Poppy Seed Celebration Cake :: The Scandinavian Baker

While you’re patiently waiting for the cake to bake, why not start the party early with this delightful treat; dedicated to the lovely ladies celebrating over at Maker and Merchant.

Pomegranate and Basil Fizz (makes 1 – although that seems mean, so make enough for at least 2)

Pomegranate and Basil Fizz

The Pantry

Half a fresh pomegranate
2 nips of gin or vodka
1 tablespoon of simple syrup (or a teaspoon golden syrup if you’re too lazy to make the simple syrup yourself)
5 purple basil leaves (although green will also work splendidly)
Dash of soda water
Squeeze of lemon
Ice

Pomegranate & Basil Fizz

Cut the pomegranate in half and over a bowl using the end of a wooden spoon beat the skin to remove the seeds. With any luck the ruby jewels will fall into the bowl and not all over the floor.

If you’re making the simple syrup, place equal amounts of sugar and water into a saucepan and heat gently until the sugar is dissolved. Voila! Keep it on hand in the fridge for instant cheer.

Place the seeds, ice, basil, gin, lemon juice and syrup into a cocktail shaker (Put on the soundtrack to 80s film classic Cocktail) Shake it like a Polaroid picture and you’re ready. Pour in to a glass of your choice and top with a dash of soda water, a slice of lemon and a couple of extra basil leaves.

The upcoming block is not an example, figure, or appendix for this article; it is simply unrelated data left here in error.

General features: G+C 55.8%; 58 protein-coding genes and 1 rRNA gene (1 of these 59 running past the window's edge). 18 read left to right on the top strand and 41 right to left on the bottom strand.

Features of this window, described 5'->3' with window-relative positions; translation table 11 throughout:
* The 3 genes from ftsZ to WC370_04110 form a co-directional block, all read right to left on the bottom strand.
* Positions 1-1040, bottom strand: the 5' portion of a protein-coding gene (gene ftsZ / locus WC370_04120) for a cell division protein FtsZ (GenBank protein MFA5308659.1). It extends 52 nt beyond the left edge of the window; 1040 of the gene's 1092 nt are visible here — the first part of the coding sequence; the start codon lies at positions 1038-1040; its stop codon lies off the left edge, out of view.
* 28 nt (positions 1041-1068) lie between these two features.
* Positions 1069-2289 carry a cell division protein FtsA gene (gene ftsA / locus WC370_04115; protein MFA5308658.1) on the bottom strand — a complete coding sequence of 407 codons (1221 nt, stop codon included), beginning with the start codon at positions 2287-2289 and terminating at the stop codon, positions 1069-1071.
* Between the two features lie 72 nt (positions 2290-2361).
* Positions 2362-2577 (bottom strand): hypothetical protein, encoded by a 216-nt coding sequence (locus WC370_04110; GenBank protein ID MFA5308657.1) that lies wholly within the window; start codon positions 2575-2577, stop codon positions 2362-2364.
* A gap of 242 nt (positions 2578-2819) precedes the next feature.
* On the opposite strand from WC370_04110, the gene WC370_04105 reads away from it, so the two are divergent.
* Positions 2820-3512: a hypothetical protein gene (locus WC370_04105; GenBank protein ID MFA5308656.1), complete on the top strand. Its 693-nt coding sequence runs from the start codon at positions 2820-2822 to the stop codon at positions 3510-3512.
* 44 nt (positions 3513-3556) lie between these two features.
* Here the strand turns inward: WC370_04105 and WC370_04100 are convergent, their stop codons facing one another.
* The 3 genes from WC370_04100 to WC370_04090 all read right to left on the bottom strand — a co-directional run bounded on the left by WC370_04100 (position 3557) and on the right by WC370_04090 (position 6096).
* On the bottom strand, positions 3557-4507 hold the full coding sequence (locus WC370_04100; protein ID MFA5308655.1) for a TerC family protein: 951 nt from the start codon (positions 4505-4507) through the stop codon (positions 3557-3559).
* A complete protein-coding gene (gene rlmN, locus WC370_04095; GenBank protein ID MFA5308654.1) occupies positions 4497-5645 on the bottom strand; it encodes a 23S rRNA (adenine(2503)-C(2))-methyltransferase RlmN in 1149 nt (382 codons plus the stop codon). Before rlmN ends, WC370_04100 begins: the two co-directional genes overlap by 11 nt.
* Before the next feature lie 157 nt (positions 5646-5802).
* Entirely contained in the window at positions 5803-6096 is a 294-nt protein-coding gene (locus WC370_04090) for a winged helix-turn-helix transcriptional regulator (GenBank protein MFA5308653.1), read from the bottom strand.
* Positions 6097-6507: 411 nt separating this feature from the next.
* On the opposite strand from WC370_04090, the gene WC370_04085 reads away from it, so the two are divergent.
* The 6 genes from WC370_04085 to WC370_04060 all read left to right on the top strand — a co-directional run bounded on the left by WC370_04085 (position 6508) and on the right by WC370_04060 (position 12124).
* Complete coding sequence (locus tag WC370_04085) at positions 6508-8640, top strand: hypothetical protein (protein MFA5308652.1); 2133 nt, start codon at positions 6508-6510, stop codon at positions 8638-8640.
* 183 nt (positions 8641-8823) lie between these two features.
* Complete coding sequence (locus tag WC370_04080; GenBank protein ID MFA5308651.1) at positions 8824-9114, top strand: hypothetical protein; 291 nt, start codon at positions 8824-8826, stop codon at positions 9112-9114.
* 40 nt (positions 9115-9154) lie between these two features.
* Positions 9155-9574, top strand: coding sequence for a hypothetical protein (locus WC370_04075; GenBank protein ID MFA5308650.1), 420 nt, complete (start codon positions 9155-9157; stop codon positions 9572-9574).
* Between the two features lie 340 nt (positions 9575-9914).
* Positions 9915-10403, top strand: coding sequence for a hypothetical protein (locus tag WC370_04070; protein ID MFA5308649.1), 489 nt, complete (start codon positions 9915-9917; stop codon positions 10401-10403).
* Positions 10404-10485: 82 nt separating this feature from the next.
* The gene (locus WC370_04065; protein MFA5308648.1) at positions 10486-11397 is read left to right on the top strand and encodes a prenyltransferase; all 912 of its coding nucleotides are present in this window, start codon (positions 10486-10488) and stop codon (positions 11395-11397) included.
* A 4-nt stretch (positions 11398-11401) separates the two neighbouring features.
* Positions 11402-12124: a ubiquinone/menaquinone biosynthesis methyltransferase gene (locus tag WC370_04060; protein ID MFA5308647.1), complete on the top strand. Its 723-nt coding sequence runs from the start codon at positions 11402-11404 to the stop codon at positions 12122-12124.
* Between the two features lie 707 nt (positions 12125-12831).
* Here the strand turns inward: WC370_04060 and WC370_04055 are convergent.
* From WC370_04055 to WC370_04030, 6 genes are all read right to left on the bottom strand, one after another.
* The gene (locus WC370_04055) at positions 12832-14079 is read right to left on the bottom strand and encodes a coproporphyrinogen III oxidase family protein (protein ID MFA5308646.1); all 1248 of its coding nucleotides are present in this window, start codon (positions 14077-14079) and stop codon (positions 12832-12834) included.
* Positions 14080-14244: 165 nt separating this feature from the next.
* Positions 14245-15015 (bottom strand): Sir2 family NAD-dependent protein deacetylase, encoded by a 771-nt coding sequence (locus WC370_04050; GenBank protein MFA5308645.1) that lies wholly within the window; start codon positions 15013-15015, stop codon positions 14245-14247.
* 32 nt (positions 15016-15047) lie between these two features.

Raise a glass and toast your achievements. Because everyone has something to celebrate.

Home Grown Pomegranate :: The Scandinavian Baker

 

Ice Ice Baby

Sencha Iced Tea :: The Scandinavian Baker

It’s no surprise to anyone this side of the equator that Australia is having its hottest summer on record. The high temperatures have been sky-rocketing as we head out of the hottest year on record and into another. Yikes!

The Scandinavian Baker headquarters tipped +43.5c last week so there was nothing on this green (read: brown and crispy) earth that was going to convince me to turn on the oven.